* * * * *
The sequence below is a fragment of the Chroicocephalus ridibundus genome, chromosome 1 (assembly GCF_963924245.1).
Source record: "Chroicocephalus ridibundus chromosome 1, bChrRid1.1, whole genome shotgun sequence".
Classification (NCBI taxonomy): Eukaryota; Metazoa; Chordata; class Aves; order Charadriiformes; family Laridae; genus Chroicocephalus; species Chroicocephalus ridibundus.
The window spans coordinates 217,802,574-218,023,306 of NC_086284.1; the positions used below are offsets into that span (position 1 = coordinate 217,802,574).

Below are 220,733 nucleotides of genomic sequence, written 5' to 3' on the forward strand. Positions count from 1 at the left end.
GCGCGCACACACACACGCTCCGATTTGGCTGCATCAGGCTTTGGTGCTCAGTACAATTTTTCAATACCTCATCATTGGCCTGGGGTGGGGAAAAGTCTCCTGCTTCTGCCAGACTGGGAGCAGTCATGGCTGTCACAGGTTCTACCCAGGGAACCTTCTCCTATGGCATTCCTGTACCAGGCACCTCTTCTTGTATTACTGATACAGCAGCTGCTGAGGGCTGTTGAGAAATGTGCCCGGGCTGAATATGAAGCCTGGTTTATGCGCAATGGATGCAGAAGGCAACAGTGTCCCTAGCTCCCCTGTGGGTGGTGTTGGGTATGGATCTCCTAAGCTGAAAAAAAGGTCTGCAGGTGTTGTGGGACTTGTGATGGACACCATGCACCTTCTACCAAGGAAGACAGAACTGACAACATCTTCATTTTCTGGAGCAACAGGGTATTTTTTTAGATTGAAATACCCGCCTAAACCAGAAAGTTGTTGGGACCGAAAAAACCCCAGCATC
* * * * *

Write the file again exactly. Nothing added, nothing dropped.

The sequence below is a fragment of the Chroicocephalus ridibundus genome, chromosome 1 (assembly GCF_963924245.1).
Source record: "Chroicocephalus ridibundus chromosome 1, bChrRid1.1, whole genome shotgun sequence".
Classification (NCBI taxonomy): Eukaryota; Metazoa; Chordata; class Aves; order Charadriiformes; family Laridae; genus Chroicocephalus; species Chroicocephalus ridibundus.
The window spans coordinates 217,802,574-218,023,306 of NC_086284.1; the positions used below are offsets into that span (position 1 = coordinate 217,802,574).

Below are 220,733 nucleotides of genomic sequence, written 5' to 3' on the forward strand. Positions count from 1 at the left end.
GCGCGCACACACACACGCTCCGATTTGGCTGCATCAGGCTTTGGTGCTCAGTACAATTTTTCAATACCTCATCATTGGCCTGGGGTGGGGAAAAGTCTCCTGCTTCTGCCAGACTGGGAGCAGTCATGGCTGTCACAGGTTCTACCCAGGGAACCTTCTCCTATGGCATTCCTGTACCAGGCACCTCTTCTTGTATTACTGATACAGCAGCTGCTGAGGGCTGTTGAGAAATGTGCCCGGGCTGAATATGAAGCCTGGTTTATGCGCAATGGATGCAGAAGGCAACAGTGTCCCTAGCTCCCCTGTGGGTGGTGTTGGGTATGGATCTCCTAAGCTGAAAAAAAGGTCTGCAGGTGTTGTGGGACTTGTGATGGACACCATGCACCTTCTACCAAGGAAGACAGAACTGACAACATCTTCATTTTCTGGAGCAACAGGGTATTTTTTTAGATTGAAATACCCGCCTAAACCAGAAAGTTGTTGGGACCGAAAAAACCCCAGCATC